A Proud, Powerless Man Is Made to Look the Fool : Jordan: The kingdom is in Baghdad's grip, putting the 'moderate' king in company with Kadafi and Arafat.

Robert Satloff is a fellow at the Washington Institute for Near East Policy.

Jordan's King Hussein finds himself alone among "Arab moderates" in apologizing for the Iraqi conquest of Kuwait because he lacks the economic, military or even psychological strength to wrest himself free from a debilitating dependence on and subservience to Baghdad.

Iraq is by far Amman's largest trading partner, providing, for example, two-thirds of the kingdom's oil imports. Iraq's economic vise on Jordan extends to all aspects of the kingdom's economy. Three-quarters of the kindgom's manufactured exports go to Iraq, as does a similar proportion of activity at Jordan's lone port at Aqaba. The salary remittances of tens of thousands of Jordanian workers in Kuwait and Iraq are one of the kingdom's main sources of foreign exchange. And the recently signed bilateral trade protocol outlined $800 million worth of transactions--about double Jordan's entire cash reserves.

From the Jordanian viewpoint, therefore, joining the chorus of condemnation would be economic suicide. Cutting economic links with Iraq, as demanded by the United Nations, would hurt Jordan more quickly and even more acutely than it would Baghdad. Barely a year after price riots occasioned by a deepening recession, high unemployment and the implementation of an International Monetary Fund austerity plan, King Hussein evidently decided that earning the wrath of his good friend George Bush was a reasonable price for maintaining domestic tranquillity.

A second, less tangible, reason for the king's behavior is the sheer disbelief at the enormity of the confidence game played on him by Iraq's Saddam Hussein.

Over the last five years, Jordan has built a strategic alliance with Iraq to fill the gap created by the king's festering disillusionment with America and his growing uneasiness with Israel. The formation last April of a new, Likud-led Israeli government, in which virtually every minister has at one time voiced disdain for Jordan's very existence, confirmed in the king's mind the need to look elsewhere for protection.

Brimming with confidence following the Iran-Iraq war, a million-man army and an arsenal of missiles and poison gas, Saddam Hussein was quick to comply. But, of course, only on his terms. Namely, Iraq insisted that Jordan help raise the Arab-Israeli stakes through such displays of brinkmanship as joint Iraqi-Jordanian air force operations and permitting the flight of Iraqi reconnaissance planes over the Israeli border. Against his better judgment, King Hussein went along with the Iraqi agenda every step of the way as the price to pay for the right to brandish the Iraqi army as Jordan's strategic deterrent.

Through it all, Jordan sought comfort in the smug belief that it had the relationship well under control. For the past year, as Iraq's relations with the West worsened, Amman has seen itself performing la mission civilatrice in its relations with Baghdad, with Jordanians officials speaking expansively of the invaluable role they play in explaining the West to Iraq and explaining Iraq to the West. The king, it was implied, was a royal Higgins to Saddam's Eliza Doolittle.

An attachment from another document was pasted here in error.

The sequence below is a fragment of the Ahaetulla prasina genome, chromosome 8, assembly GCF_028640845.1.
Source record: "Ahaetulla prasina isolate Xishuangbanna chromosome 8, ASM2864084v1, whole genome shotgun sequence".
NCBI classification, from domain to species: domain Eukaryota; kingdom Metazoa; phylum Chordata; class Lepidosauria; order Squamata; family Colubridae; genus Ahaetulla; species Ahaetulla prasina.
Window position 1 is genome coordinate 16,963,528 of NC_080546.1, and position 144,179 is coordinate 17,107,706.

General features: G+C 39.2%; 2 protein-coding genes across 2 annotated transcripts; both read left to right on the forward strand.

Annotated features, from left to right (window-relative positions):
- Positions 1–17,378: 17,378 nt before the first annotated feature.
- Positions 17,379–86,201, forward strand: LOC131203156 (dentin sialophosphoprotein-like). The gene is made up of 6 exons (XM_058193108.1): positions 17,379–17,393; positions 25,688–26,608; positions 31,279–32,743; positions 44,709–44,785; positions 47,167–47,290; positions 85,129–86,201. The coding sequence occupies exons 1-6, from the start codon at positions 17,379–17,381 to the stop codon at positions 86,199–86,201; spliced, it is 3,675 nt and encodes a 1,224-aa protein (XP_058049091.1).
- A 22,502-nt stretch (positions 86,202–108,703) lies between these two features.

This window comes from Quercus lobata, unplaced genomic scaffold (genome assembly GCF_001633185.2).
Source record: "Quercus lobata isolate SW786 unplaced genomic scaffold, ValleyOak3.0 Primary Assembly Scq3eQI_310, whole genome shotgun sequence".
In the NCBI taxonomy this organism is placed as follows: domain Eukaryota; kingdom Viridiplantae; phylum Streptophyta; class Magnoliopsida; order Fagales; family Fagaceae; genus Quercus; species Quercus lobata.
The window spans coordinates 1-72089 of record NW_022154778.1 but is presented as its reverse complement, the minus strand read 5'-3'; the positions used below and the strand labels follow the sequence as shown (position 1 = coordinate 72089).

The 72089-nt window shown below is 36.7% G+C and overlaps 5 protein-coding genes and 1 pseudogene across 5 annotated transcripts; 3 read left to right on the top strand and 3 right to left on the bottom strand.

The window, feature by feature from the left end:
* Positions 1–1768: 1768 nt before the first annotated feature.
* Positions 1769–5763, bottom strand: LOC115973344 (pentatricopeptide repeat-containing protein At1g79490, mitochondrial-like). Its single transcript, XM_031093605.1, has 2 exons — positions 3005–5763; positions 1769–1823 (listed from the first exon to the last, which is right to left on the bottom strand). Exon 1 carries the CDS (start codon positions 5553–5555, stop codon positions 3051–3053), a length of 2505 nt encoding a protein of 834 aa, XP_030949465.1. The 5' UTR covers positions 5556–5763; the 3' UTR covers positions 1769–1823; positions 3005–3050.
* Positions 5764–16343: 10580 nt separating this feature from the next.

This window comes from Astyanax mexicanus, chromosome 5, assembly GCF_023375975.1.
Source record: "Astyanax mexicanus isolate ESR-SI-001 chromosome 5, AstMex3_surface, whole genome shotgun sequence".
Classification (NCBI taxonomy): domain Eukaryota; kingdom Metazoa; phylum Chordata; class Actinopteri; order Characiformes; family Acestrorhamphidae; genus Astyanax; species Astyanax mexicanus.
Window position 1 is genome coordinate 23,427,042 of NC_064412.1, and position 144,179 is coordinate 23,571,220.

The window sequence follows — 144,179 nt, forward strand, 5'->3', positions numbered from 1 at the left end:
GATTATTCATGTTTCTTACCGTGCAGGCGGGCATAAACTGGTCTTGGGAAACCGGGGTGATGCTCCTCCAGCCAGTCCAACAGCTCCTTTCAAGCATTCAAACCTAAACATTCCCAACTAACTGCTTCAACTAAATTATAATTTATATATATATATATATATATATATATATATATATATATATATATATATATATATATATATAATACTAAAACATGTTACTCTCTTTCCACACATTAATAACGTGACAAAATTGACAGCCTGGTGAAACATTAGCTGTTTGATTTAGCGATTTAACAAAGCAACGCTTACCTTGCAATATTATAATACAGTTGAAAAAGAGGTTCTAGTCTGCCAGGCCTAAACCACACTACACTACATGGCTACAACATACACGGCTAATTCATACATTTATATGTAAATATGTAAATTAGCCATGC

The Iraqi digestion of Kuwait, a hereditary monarchy with roots in its land almost two centuries longer than the Hashemites in theirs, showed how ridiculous and misguided Jordanian policy actually was. Jordan has no leverage over Iraq and has not had any since the end of the Iran-Iraq war, but Jordan refused to see the one-way signs posted on the road to Baghdad. By promising a peaceful resolution in the gulf, the Iraqi president lied and abused theJordanian king--his closest and perhaps his only ally--and underscored Jordan's utter lack of strategic independence. The king's reaction so far is the response of a proud but powerless man made to look the fool.

A final reason for the king's apologia for Iraq revolves around domestic political opinion in Jordan. He is not, as has been suggested, Mussolini to Saddam's Hitler; Jordan has neither the means nor the ambition for territorial expansion. But the World War II analogy that does apply is the Austrian-like reaction of the Jordanian and Palestinian people to the Iraqi Anschluss .

In the face of unprecedented international condemnation, the Jordanians and Palestinians continue to lionize Saddam Hussein for taking what he believes is rightfully his. That is a lesson many in their hearts (if not in their minds) would like to see applied in Palestine as well as in Jordan itself. As he has done on occasion in the past, King Hussein has decided to ride that tide, rather than be swept up in it.

For these reasons, the West's favorite Arab ruler quixotically finds himself in league with Moammar Kadafi and Yasser Arafat in excusing Iraq's lust and avarice. Sadly, though, even this appeasing posture will not deter Saddam Hussein from sacrificing the Hashemite monarchy to take the battle directly to Israel.

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